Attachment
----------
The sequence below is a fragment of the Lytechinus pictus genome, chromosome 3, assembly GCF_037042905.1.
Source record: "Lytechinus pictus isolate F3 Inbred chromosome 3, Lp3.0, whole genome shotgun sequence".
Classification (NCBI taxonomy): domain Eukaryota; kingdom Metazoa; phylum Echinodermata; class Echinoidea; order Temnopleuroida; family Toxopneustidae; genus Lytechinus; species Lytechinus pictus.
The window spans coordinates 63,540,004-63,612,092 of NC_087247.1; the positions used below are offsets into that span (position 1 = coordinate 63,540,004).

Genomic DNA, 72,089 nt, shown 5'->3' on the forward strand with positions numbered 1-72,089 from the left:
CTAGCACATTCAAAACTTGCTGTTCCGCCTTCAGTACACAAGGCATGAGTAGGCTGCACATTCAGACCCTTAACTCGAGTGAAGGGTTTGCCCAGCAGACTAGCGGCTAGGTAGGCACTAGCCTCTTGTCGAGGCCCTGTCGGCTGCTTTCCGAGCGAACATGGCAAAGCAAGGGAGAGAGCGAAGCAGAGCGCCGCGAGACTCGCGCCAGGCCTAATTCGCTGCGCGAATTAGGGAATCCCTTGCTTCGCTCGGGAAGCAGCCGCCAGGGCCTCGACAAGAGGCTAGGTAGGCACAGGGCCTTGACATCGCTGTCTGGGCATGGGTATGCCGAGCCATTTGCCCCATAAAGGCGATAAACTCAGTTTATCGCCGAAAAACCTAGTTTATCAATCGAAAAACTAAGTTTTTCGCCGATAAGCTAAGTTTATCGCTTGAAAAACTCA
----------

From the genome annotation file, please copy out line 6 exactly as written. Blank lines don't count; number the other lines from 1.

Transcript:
CTAGCACATTCAAAACTTGCTGTTCCGCCTTCAGTACACAAGGCATGAGTAGGCTGCACATTCAGACCCTTAACTCGAGTGAAGGGTTTGCCCAGCAGACTAGCGGCTAGGTAGGCACTAGCCTCTTGTCGAGGCCCTGTCGGCTGCTTTCCGAGCGAACATGGCAAAGCAAGGGAGAGAGCGAAGCAGAGCGCCGCGAGACTCGCGCCAGGCCTAATTCGCTGCGCGAATTAGGGAATCCCTTGCTTCGCTCGGGAAGCAGCCGCCAGGGCCTCGACAAGAGGCTAGGTAGGCACAGGGCCTTGACATCGCTGTCTGGGCATGGGTATGCCGAGCCATTTGCCCCATAAAGGCGATAAACTCAGTTTATCGCCGAAAAACCTAGTTTATCAATCGAAAAACTAAGTTTTTCGCCGATAAGCTAAGTTTATCGCTTGAAAAACTCA